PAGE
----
For boats heading directly downwind, the naming convention stays true to the above. It says “the opposite of whatever the mainsail is on”. As above, the red boat has its mainsail blown to port by the starboard wind – it is “on starboard”.
Below, the trailing boat has its main blown to port by a “starboard” wind. It is “on starboard”. Whereas the lead boat has its main blown to starboard by a port wind. It is “on port”. This is a fundamental of sailing. You MUST understand and learn this. The rules very much rely on these conventions and you must be able to instantly know at any time what tack you are on.
Here are the ultra basics for those new to sailing. This video shows boats going across the wind, going into the wind (motoring), and sailing directly downwind. Note the boats “on-port” and “on-starboard”.
Leeward – Windward
Again, only as sailors are we interested in this. It involves only the interaction between your sailboat and another sailboat. When it comes to powerboats, the wind direction has no bearing on who gives way.
According to Wikipedia, the term lee derives from old English hleo, shelter, and was used as early as 900 AD. The lee side of a house was the sheltered side of the house – the downwind side. Toward the lee. Leeward! Thus on a boat, toward the lee side is the side of the boat that is furthest downwind.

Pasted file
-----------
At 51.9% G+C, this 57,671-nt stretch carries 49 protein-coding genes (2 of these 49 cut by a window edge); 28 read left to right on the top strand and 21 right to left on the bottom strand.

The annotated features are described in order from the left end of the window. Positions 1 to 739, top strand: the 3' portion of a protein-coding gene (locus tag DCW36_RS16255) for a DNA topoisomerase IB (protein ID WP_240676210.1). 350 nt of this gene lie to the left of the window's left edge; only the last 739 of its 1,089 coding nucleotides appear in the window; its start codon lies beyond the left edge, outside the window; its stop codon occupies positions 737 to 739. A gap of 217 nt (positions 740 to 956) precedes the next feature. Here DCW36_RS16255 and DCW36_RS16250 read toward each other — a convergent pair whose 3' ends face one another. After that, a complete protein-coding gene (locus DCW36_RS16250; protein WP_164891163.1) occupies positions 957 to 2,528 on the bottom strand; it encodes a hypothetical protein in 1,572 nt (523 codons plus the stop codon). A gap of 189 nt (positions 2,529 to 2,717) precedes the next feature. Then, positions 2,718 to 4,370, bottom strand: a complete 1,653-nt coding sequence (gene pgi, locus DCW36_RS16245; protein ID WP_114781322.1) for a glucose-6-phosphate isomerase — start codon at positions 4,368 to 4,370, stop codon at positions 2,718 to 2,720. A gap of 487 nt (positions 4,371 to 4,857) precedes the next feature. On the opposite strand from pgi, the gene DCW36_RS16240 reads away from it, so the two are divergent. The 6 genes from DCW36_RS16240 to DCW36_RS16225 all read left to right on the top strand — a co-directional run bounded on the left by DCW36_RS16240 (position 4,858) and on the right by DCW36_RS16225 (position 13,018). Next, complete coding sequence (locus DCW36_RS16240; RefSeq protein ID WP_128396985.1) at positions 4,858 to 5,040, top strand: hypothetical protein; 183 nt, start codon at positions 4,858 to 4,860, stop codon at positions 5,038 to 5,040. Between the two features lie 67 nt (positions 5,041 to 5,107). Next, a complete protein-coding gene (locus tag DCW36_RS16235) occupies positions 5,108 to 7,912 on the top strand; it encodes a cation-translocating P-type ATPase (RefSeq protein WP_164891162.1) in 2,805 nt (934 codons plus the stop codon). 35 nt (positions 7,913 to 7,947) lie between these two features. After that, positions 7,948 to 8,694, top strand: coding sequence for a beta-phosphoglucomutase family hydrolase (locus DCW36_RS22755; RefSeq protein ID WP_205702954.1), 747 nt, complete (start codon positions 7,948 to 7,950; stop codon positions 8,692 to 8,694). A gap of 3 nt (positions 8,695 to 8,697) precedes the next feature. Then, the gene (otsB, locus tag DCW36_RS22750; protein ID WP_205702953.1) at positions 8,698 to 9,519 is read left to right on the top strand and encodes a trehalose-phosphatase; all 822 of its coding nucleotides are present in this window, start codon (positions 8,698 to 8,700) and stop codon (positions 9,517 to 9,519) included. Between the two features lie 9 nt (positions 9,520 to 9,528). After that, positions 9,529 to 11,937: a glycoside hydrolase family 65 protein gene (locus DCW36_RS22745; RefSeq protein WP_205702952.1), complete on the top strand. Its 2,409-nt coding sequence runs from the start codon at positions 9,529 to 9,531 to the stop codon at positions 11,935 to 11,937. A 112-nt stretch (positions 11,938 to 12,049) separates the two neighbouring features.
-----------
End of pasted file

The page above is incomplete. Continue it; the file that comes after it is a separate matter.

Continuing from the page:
Windward then is pretty obvious. It is toward the wind. In discussing other boats, there is a reference point taken. The reference point can be your boat, another boat, a buoy – anything. A windward boat is a boat more towards the wind than the reference point and a leeward boat is a boat more in the direction downwind of the reference point.
A leeward boat does not have to be directly downwind of another boat just that it is further downwind than the other boat.
So considering the above, you might say a boat is leeward of me. But they might not be directly downwind. To determine who is leeward, draw a line that is perpendicular to the wind. Then anything on the downwind side of that line is to the lee or leeward. Anything on the upwind side of the line is windward.
Above, boat “W” is windward of boat “L”. Conversely boat “L” is leeward of the boat “W”.
When sailing, it is an important distinction to know if you as a sailboat are leeward or windward of another sailboat because it determines who will have to Give-Way to the other.
In general, it is a given that a boat to windward is more able to maneuver than a boat to leeward because the windward boat generally has more options.
In a war, ships would gain an advantage over others by approaching them from the windward direction. And of further advantage, a leeward boat would be heeling over, presenting below the waterline planking to the windward boat. A cannon shot into this area would more easily sink the leeward ship.
Back to modern times. Rule 12 of the International Regulations of Preventing Collisions at Sea stipulates that the windward sailing vessel gives way to the leeward sailing vessel. This convention comes directly from the generality that the windward vessel is more maneuverable than the leeward vessel. Examples are shown in the following discussion of each rule. Snap test – in the above image, who gives-way?
Rule 3(c)- Sailboat Definition
Right now up front, we’re going to throw in Rule 3(c) to dispel any doubt:
3(c) The term “sailing vessel” means any vessel under sail provided that propelling machinery if fitted, is not being used.
It means that as soon as you have your engines on, even if you have your sails up, you are a power-driven vessel according to the rules.